The Don’t Go Hungry food hamper program is a newer offering in New Westminster, operating out of three locations, including the Queensborough Community Centre, and also serves hundreds of people every week. They are feeling increased pressure to fulfill community need, and are challenged with fundraising capacity. Along with providing space in the QCC, the City has provided tens of thousands of dollars of grant money over the last couple of years to keep the DGH operation afloat.
There is a third food hamper program operating in the city and serving hundreds of people, with an emphasis on newcomers to Canada. Hope Omid is operated by Roqiya Ahmadi (recently named New Westminster’s Citizen of the Year) and is similarly dealing with increased need and limited fundraising ability. I think it is important that they are included in this discussion
Between the three of them, there may be thousands of people in this City whose food security and nutrition needs are linked to their services. With grocery prices (and profits!) increasing at unsustainable rates, this is not a problem that is going away. So the City’s Social Planning staff are going to work with the three providers to determine how best the City can support the work they do to improve food security in New Westminster. We are diving into work here that is not strictly “local government”, but food security is yet another area where jurisdictional battles do no-one any good, and the public expects all levels of government to step in where they can, as it is such an important part of community sustainability.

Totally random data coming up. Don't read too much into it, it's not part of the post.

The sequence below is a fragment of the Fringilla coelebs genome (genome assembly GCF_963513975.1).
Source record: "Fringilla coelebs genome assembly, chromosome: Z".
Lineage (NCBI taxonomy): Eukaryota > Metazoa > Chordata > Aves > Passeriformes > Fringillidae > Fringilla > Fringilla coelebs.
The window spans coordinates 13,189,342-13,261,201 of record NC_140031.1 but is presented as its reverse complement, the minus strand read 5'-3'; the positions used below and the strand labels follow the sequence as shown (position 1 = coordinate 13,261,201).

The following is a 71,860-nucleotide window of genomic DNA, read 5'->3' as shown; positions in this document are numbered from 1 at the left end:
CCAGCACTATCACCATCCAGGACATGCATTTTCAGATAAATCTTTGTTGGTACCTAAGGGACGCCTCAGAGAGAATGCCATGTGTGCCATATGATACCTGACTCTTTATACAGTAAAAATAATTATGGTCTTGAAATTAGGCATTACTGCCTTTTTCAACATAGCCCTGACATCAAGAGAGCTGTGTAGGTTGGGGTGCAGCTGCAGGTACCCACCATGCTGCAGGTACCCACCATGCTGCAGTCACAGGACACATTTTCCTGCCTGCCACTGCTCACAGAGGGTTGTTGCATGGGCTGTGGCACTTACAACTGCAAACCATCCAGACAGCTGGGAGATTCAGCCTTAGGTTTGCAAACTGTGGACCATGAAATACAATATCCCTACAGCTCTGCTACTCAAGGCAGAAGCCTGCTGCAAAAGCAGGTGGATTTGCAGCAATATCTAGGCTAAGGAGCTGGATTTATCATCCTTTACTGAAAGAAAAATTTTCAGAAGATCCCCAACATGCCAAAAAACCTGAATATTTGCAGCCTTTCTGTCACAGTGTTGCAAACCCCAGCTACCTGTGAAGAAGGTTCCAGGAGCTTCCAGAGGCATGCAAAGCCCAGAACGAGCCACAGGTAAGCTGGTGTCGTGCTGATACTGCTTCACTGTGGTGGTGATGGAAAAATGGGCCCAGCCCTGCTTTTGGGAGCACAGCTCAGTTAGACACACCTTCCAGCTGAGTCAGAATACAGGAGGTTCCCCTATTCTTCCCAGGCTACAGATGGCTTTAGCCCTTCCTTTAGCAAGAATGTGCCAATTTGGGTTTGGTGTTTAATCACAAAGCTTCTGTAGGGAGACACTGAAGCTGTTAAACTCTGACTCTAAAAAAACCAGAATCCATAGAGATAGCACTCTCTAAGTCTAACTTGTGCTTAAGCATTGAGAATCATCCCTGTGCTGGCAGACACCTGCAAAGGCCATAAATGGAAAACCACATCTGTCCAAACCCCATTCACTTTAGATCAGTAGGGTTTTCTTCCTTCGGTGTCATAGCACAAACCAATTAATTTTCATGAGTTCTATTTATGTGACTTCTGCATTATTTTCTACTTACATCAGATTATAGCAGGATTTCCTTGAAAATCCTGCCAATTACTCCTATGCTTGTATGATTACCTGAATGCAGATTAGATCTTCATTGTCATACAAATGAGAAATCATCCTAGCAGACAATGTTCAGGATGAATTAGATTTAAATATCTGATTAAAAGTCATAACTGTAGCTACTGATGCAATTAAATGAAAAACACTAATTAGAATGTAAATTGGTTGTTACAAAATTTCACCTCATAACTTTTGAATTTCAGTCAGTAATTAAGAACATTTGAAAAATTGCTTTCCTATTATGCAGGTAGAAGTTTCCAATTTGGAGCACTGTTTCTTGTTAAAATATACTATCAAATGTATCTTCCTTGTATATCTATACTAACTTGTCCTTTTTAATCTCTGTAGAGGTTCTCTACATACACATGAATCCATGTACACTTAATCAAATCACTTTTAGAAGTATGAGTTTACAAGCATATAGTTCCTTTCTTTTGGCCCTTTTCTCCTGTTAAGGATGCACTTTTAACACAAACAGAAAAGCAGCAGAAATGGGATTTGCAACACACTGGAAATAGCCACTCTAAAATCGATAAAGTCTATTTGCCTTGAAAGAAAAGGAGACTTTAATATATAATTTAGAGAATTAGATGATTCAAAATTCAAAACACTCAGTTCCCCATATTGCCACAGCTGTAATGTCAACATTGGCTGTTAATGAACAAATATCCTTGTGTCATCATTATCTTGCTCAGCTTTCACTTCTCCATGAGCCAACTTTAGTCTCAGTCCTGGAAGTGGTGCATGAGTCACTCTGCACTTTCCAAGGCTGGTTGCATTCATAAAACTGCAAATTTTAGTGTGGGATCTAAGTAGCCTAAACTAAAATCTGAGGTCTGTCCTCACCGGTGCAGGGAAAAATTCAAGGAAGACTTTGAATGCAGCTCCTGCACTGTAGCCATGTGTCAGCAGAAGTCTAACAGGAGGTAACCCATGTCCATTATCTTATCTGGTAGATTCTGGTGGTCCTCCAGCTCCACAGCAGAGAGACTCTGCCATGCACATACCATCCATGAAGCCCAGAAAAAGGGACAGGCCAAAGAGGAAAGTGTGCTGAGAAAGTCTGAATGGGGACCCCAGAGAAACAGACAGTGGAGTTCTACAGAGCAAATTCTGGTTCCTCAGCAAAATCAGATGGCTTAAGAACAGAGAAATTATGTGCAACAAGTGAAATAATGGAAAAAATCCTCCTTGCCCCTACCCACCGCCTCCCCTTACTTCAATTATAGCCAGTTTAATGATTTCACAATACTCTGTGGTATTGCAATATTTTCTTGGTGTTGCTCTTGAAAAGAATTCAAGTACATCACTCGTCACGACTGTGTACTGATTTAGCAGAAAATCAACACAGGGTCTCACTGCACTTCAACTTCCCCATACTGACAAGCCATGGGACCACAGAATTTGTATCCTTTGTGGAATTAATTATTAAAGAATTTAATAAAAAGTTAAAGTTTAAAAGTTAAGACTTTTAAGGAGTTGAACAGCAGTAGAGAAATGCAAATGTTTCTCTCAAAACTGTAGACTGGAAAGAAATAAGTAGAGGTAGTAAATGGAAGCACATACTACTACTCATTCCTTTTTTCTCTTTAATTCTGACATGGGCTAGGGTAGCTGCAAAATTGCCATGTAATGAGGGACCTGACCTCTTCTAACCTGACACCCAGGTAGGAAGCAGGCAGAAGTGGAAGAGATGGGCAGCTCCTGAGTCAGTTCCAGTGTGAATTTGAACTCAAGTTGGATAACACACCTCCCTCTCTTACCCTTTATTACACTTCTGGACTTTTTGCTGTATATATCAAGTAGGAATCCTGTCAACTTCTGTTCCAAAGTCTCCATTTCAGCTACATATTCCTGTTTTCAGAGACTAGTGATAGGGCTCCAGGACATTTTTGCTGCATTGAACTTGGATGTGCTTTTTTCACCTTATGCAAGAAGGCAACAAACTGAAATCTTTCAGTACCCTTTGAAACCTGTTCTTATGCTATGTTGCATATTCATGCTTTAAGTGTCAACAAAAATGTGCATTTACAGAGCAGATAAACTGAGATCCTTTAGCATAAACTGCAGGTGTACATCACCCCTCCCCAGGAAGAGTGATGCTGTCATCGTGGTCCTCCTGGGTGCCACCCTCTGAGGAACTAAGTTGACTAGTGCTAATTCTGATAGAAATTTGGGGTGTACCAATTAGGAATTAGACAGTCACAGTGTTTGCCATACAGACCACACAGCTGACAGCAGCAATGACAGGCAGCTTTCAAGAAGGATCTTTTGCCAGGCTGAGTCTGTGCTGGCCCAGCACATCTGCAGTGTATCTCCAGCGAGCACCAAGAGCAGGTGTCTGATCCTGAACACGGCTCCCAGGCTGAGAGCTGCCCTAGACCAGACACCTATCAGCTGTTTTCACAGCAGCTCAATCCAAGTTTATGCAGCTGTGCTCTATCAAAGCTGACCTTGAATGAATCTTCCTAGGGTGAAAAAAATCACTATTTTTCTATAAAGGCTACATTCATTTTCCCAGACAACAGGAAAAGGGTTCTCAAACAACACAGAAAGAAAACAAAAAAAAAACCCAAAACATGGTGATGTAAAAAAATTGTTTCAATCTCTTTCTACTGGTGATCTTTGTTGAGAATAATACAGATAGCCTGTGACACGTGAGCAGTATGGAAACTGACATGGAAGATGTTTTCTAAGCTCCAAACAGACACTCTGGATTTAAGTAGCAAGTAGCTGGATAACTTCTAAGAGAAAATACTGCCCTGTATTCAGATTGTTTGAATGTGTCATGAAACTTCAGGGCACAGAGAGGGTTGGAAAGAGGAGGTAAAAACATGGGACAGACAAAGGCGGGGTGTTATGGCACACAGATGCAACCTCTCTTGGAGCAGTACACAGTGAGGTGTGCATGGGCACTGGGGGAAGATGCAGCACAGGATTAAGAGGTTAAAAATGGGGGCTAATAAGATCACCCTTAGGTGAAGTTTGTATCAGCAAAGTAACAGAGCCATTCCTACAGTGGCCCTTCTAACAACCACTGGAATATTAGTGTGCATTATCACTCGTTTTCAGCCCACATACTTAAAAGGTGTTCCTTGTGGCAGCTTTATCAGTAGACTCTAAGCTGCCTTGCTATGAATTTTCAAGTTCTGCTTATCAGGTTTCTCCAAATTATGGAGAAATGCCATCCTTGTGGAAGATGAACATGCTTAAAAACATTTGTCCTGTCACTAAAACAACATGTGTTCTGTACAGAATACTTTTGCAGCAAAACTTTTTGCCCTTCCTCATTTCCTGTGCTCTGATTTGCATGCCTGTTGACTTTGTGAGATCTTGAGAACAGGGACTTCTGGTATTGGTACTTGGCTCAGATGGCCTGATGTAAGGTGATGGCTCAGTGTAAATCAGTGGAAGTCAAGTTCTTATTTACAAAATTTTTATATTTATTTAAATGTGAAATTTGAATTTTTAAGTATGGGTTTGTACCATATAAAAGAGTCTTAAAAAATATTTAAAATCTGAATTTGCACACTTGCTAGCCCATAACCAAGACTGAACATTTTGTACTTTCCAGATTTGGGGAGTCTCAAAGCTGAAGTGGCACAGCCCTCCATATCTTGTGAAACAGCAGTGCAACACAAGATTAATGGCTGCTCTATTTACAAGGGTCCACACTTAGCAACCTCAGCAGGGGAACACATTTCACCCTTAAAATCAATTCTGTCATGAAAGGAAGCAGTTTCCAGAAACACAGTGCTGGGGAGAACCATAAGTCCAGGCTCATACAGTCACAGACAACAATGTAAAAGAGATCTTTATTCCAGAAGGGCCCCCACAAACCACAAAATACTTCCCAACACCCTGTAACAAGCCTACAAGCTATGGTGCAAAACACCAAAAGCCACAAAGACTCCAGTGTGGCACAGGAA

Pavement Restoration Policy
You know what pavement cuts are. Those strips of uneven pavement that crisscross roads across the city, connecting homes to water, sewer, or other utility services. They are necessary, but can quickly degrade the asphalt and reduce the life of the pavement, leading to increased paving costs. You would not believe how much pavement costs, and it is increasing in cost much faster than “CPI” inflation.